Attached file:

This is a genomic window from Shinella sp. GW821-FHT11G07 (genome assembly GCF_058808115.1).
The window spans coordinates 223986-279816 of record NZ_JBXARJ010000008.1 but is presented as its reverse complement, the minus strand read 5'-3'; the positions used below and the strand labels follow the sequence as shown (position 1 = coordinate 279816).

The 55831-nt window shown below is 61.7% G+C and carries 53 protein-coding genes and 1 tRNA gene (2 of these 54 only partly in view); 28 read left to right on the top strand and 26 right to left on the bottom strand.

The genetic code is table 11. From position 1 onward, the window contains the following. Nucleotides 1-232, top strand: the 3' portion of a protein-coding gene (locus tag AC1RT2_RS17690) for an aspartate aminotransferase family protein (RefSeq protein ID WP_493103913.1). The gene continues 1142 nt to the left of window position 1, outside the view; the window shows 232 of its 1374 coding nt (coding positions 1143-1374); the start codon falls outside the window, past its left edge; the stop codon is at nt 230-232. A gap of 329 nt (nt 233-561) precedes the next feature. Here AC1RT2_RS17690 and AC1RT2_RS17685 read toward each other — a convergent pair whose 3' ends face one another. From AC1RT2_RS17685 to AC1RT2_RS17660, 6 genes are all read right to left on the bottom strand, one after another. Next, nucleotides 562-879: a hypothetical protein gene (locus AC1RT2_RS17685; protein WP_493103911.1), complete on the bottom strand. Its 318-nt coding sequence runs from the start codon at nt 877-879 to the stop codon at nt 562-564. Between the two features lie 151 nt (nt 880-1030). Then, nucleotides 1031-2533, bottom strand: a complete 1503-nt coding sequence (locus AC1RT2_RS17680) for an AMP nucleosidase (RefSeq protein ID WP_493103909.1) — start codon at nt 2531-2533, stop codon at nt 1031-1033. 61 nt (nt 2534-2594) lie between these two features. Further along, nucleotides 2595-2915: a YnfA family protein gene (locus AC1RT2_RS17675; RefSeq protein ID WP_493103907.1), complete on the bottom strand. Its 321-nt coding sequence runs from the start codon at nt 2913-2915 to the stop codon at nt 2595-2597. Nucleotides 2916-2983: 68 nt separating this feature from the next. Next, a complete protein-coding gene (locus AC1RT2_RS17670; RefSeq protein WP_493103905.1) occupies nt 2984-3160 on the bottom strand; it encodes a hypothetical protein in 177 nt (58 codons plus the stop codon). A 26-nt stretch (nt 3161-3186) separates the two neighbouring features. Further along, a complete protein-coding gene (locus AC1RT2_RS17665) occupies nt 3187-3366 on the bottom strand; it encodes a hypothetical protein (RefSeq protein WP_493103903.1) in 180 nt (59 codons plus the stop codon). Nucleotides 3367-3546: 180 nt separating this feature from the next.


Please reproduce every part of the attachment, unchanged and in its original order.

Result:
This is a genomic window from Shinella sp. GW821-FHT11G07 (genome assembly GCF_058808115.1).
The window spans coordinates 223986-279816 of record NZ_JBXARJ010000008.1 but is presented as its reverse complement, the minus strand read 5'-3'; the positions used below and the strand labels follow the sequence as shown (position 1 = coordinate 279816).

The 55831-nt window shown below is 61.7% G+C and carries 53 protein-coding genes and 1 tRNA gene (2 of these 54 only partly in view); 28 read left to right on the top strand and 26 right to left on the bottom strand.

The genetic code is table 11. From position 1 onward, the window contains the following. Nucleotides 1-232, top strand: the 3' portion of a protein-coding gene (locus tag AC1RT2_RS17690) for an aspartate aminotransferase family protein (RefSeq protein ID WP_493103913.1). The gene continues 1142 nt to the left of window position 1, outside the view; the window shows 232 of its 1374 coding nt (coding positions 1143-1374); the start codon falls outside the window, past its left edge; the stop codon is at nt 230-232. A gap of 329 nt (nt 233-561) precedes the next feature. Here AC1RT2_RS17690 and AC1RT2_RS17685 read toward each other — a convergent pair whose 3' ends face one another. From AC1RT2_RS17685 to AC1RT2_RS17660, 6 genes are all read right to left on the bottom strand, one after another. Next, nucleotides 562-879: a hypothetical protein gene (locus AC1RT2_RS17685; protein WP_493103911.1), complete on the bottom strand. Its 318-nt coding sequence runs from the start codon at nt 877-879 to the stop codon at nt 562-564. Between the two features lie 151 nt (nt 880-1030). Then, nucleotides 1031-2533, bottom strand: a complete 1503-nt coding sequence (locus AC1RT2_RS17680) for an AMP nucleosidase (RefSeq protein ID WP_493103909.1) — start codon at nt 2531-2533, stop codon at nt 1031-1033. 61 nt (nt 2534-2594) lie between these two features. Further along, nucleotides 2595-2915: a YnfA family protein gene (locus AC1RT2_RS17675; RefSeq protein ID WP_493103907.1), complete on the bottom strand. Its 321-nt coding sequence runs from the start codon at nt 2913-2915 to the stop codon at nt 2595-2597. Nucleotides 2916-2983: 68 nt separating this feature from the next. Next, a complete protein-coding gene (locus AC1RT2_RS17670; RefSeq protein WP_493103905.1) occupies nt 2984-3160 on the bottom strand; it encodes a hypothetical protein in 177 nt (58 codons plus the stop codon). A 26-nt stretch (nt 3161-3186) separates the two neighbouring features. Further along, a complete protein-coding gene (locus AC1RT2_RS17665) occupies nt 3187-3366 on the bottom strand; it encodes a hypothetical protein (RefSeq protein WP_493103903.1) in 180 nt (59 codons plus the stop codon). Nucleotides 3367-3546: 180 nt separating this feature from the next.